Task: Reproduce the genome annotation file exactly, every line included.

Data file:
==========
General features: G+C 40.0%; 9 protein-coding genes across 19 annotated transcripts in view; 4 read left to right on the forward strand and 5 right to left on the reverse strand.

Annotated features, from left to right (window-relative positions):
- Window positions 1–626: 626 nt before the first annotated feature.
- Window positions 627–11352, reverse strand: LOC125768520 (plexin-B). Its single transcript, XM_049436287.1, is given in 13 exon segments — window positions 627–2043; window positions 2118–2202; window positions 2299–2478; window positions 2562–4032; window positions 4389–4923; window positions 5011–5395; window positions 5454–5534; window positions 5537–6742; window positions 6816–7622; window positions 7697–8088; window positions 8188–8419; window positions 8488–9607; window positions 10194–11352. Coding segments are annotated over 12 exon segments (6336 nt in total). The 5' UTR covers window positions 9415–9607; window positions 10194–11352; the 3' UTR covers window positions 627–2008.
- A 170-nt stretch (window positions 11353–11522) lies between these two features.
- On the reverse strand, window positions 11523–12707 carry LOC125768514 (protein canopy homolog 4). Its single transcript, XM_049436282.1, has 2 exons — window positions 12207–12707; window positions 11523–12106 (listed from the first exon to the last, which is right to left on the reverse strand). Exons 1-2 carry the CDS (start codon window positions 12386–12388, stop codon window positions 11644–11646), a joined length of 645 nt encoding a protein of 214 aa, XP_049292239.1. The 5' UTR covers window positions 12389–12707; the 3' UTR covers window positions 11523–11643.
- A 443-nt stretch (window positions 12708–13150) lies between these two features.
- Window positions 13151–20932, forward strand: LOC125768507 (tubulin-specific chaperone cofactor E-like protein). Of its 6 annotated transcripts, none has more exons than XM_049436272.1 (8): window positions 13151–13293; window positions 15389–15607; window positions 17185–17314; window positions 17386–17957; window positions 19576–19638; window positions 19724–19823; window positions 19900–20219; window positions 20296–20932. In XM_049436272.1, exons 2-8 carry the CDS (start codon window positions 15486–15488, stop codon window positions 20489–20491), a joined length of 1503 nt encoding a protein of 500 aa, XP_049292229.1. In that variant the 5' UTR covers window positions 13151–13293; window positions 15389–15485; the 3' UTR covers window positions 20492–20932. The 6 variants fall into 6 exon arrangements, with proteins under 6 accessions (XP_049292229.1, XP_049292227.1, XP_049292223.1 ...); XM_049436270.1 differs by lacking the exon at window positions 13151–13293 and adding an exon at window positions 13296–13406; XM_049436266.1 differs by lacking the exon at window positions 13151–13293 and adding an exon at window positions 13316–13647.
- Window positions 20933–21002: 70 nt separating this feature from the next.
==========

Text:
General features: G+C 40.0%; 9 protein-coding genes across 19 annotated transcripts in view; 4 read left to right on the forward strand and 5 right to left on the reverse strand.

Annotated features, from left to right (window-relative positions):
- Window positions 1–626: 626 nt before the first annotated feature.
- Window positions 627–11352, reverse strand: LOC125768520 (plexin-B). Its single transcript, XM_049436287.1, is given in 13 exon segments — window positions 627–2043; window positions 2118–2202; window positions 2299–2478; window positions 2562–4032; window positions 4389–4923; window positions 5011–5395; window positions 5454–5534; window positions 5537–6742; window positions 6816–7622; window positions 7697–8088; window positions 8188–8419; window positions 8488–9607; window positions 10194–11352. Coding segments are annotated over 12 exon segments (6336 nt in total). The 5' UTR covers window positions 9415–9607; window positions 10194–11352; the 3' UTR covers window positions 627–2008.
- A 170-nt stretch (window positions 11353–11522) lies between these two features.
- On the reverse strand, window positions 11523–12707 carry LOC125768514 (protein canopy homolog 4). Its single transcript, XM_049436282.1, has 2 exons — window positions 12207–12707; window positions 11523–12106 (listed from the first exon to the last, which is right to left on the reverse strand). Exons 1-2 carry the CDS (start codon window positions 12386–12388, stop codon window positions 11644–11646), a joined length of 645 nt encoding a protein of 214 aa, XP_049292239.1. The 5' UTR covers window positions 12389–12707; the 3' UTR covers window positions 11523–11643.
- A 443-nt stretch (window positions 12708–13150) lies between these two features.
- Window positions 13151–20932, forward strand: LOC125768507 (tubulin-specific chaperone cofactor E-like protein). Of its 6 annotated transcripts, none has more exons than XM_049436272.1 (8): window positions 13151–13293; window positions 15389–15607; window positions 17185–17314; window positions 17386–17957; window positions 19576–19638; window positions 19724–19823; window positions 19900–20219; window positions 20296–20932. In XM_049436272.1, exons 2-8 carry the CDS (start codon window positions 15486–15488, stop codon window positions 20489–20491), a joined length of 1503 nt encoding a protein of 500 aa, XP_049292229.1. In that variant the 5' UTR covers window positions 13151–13293; window positions 15389–15485; the 3' UTR covers window positions 20492–20932. The 6 variants fall into 6 exon arrangements, with proteins under 6 accessions (XP_049292229.1, XP_049292227.1, XP_049292223.1 ...); XM_049436270.1 differs by lacking the exon at window positions 13151–13293 and adding an exon at window positions 13296–13406; XM_049436266.1 differs by lacking the exon at window positions 13151–13293 and adding an exon at window positions 13316–13647.
- Window positions 20933–21002: 70 nt separating this feature from the next.